Gary E. Hoover, AB'73, shares his vision in a new book about innovation
Hoover grew up in Anderson, Indiana, a General Motors factory
town, with one goal in mind: "All my friends wanted to be
president or a firefighter or something. But I wanted to run a
retail chain." Hoover's determination to reach that goal
never wavered, not even during his days on the quads amidst the
1970s anti-war protests. "The University publicity department
put out press releases about me," he recalls, "as the
first student in memory to come to the University and say he wants
to be a businessperson."
fall Hoover was back on campus, combining a meeting of the College
Visiting Committee with a visit to Hoover House, part of the new
Max Palevsky Residential Commons named in recognition of his recent
$1.5 million gift to support undergraduate residential life, the
University of Chicago Paris Center, and summer study fellowships
for undergraduates to attend intensive, second-language training
programs around the world.
trip to Chicago was also the second stop on a tour promoting his
new book. Hoover's Vision: Original Thinking for Business Success
(Texere, 2001) distills the principles that he believes are essential
for successful entrepreneurship. Those principles, he says, were
at play when he founded his first post-College company, Bookstop
in 1982. Seven years later he sold it to Barnes & Noble for
$41.5 million. The next year he started The Reference Press, to
make information about businesses more available and affordable.
Renamed Hoover's in 1996 and run by Hoover's College classmate,
Patrick Spain, AB'74, the firm operates Hoovers.com, a Web site
devoted to information on public and private enterprises.
he started TravelFest Superstores, which sold travel books, luggage,
maps, guides, and tickets. "Customers loved us," writes
Hoover, "but the airlines didn't-they dramatically reduced
the commission on airline tickets just as we were struggling toward
profitability." It was, he continues, "a fantastic-and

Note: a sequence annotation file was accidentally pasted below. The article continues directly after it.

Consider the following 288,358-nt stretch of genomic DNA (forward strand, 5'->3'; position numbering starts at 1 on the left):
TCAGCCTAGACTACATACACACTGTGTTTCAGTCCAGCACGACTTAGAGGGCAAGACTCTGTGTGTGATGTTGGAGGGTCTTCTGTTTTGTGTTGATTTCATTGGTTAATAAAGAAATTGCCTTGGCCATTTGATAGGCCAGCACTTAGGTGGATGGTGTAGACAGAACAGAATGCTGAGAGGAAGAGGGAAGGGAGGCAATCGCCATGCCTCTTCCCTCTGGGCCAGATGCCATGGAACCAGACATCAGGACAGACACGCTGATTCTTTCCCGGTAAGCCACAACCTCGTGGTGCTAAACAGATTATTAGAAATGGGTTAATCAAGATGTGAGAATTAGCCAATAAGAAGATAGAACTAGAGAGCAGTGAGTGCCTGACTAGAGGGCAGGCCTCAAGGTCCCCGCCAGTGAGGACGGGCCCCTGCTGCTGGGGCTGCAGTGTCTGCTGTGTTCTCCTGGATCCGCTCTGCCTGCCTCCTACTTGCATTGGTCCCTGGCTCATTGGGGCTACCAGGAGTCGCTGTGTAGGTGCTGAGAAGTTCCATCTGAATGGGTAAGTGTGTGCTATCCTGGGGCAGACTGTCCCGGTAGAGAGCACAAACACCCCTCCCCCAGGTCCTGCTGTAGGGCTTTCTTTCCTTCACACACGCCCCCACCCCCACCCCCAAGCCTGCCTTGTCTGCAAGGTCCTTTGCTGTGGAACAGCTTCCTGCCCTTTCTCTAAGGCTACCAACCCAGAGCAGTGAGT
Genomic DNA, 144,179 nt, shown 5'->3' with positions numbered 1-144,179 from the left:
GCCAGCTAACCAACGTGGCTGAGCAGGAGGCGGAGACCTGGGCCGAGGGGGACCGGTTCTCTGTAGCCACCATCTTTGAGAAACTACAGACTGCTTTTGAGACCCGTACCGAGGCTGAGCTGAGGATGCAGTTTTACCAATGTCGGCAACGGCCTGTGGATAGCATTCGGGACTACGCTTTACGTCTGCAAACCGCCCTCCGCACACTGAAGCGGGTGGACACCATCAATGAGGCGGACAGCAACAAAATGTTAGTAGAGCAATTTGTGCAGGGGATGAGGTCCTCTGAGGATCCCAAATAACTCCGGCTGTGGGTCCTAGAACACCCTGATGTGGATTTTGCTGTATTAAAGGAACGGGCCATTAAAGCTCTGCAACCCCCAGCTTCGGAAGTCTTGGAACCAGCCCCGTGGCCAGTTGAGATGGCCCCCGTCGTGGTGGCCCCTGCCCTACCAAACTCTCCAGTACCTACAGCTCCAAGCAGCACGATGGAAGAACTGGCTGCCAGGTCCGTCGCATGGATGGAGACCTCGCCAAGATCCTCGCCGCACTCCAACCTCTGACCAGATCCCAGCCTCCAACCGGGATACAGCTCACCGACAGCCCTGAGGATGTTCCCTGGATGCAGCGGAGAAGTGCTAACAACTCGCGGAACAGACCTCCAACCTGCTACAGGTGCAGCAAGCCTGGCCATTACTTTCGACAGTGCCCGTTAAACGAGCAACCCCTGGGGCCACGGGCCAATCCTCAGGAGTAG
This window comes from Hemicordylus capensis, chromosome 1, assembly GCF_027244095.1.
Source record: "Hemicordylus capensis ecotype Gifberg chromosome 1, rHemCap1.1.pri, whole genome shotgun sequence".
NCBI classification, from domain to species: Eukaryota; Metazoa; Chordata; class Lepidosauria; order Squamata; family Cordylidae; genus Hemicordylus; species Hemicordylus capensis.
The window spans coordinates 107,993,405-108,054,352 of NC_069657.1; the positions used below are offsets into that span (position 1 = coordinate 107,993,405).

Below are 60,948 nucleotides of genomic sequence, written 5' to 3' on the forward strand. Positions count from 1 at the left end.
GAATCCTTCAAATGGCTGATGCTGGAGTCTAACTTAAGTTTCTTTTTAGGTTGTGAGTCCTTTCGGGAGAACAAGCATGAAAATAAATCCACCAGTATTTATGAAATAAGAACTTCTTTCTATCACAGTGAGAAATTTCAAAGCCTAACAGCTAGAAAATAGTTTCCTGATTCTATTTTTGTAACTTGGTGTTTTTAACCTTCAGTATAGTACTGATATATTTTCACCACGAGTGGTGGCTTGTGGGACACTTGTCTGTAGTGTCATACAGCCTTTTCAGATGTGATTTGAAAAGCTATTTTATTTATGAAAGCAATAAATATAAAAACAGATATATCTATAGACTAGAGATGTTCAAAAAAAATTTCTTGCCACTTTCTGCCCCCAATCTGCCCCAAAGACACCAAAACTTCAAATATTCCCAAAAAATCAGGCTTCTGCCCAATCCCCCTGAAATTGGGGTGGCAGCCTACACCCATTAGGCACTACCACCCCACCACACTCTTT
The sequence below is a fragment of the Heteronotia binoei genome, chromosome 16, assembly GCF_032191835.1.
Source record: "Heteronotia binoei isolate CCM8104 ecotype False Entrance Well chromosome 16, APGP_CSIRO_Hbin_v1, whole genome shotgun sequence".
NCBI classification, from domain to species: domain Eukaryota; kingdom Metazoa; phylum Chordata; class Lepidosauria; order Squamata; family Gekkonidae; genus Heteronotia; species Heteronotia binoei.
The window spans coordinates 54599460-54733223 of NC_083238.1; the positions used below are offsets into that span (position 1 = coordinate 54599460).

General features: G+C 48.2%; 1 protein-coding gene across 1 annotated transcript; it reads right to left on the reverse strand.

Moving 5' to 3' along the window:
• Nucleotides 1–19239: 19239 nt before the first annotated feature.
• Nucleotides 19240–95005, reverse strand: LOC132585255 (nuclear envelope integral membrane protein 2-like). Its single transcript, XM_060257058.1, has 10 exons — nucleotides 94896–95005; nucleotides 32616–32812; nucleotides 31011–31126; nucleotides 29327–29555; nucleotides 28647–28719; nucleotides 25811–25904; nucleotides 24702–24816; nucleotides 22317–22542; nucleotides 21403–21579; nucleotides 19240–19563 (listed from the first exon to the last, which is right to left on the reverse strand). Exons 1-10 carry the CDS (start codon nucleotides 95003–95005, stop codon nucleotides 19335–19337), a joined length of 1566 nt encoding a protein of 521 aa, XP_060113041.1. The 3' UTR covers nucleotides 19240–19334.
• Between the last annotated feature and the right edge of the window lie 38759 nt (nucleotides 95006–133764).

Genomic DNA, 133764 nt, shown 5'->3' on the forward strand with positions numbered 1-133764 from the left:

of his book's principles have a U of C flavor. "There's almost
an earthiness to Chicago compared to some of its peers,"
he says, a tradition of researchers "who went out to the
field and looked at things." He remembers taking courses
with Nobel laureates Milton Friedman and George Stigler. "Every
day they would hold up the New York Times or the Wall
Street Journal," outline an article's arguments, and
ask the class to prove or disprove the author's point.
curious is the core of the whole place," Hoover says of Chicago,
"and to me, it is also the core of success." In his
search for new knowledge, he reads 20 or more books a week-mostly
nonfiction, including reference works and atlases. To keep up
the pace, when reading he eschews a linear approach. Instead,
he scans, goes to the index, and looks for topics that already
interest him, to see how they connect and to see what new information
he can glean. In the past ten years or so he's bought, on average,
six books a day and has a collection of about 40,000 books-almost
all of it nonfiction-in his Austin, Texas, home.
addition to books, he collects maps. "For me, atlases take
the place of fiction," he says. "I open one and dream
about the places I see. My first book was an atlas." A few
years ago at an American Booksellers Association convention at
Chicago's McCormick Place, he trawled the maps aisle, made friends
with a mapmaker, and now regularly sends him suggestions for new
maps. In coming up with ideas, he says, he tries "to think
about what people really need," new ways of showing information.
"I'm a believer in thematic maps," maps that track social
and cultural movements-say, a map showing the flow of music from
Latin America to Miami to New York and then the rest of America.
person of many passions, Hoover believes that the best way to
succeed (or to have an interesting failure) is to develop a business
style that matches your own dreams and interests. It's a pattern
he followed as a Shoreyite in Pierce Tower, when he matched his
typical student desire with atypical innovation. His first College
business began when several students from New York invited a group
of friends to take a road trip to Manhattan over Thanksgiving.
Hoover saw an opportunity: why not charter a bus and sell tickets
to other students to finance the trip? "T. W. Bus was born-we
figured there was already a TWA, so we were TWB." The business,
which lasted a few years beyond his years at Chicago, kept growing
"as we solicited beyond the University community to Hyde
Parkers and later added service to and from Northwestern."
days Gary Hoover is on the boards of Hoovers.com and Whole Foods,
and he consults and lectures regularly. True to Hoover's
Vision, he expects to start another business: "Every business
I've started," he says, "has been in the education business"-whether
selling books, business information, or travel-and it will stay
that way: "Education is going to be the next growth industry."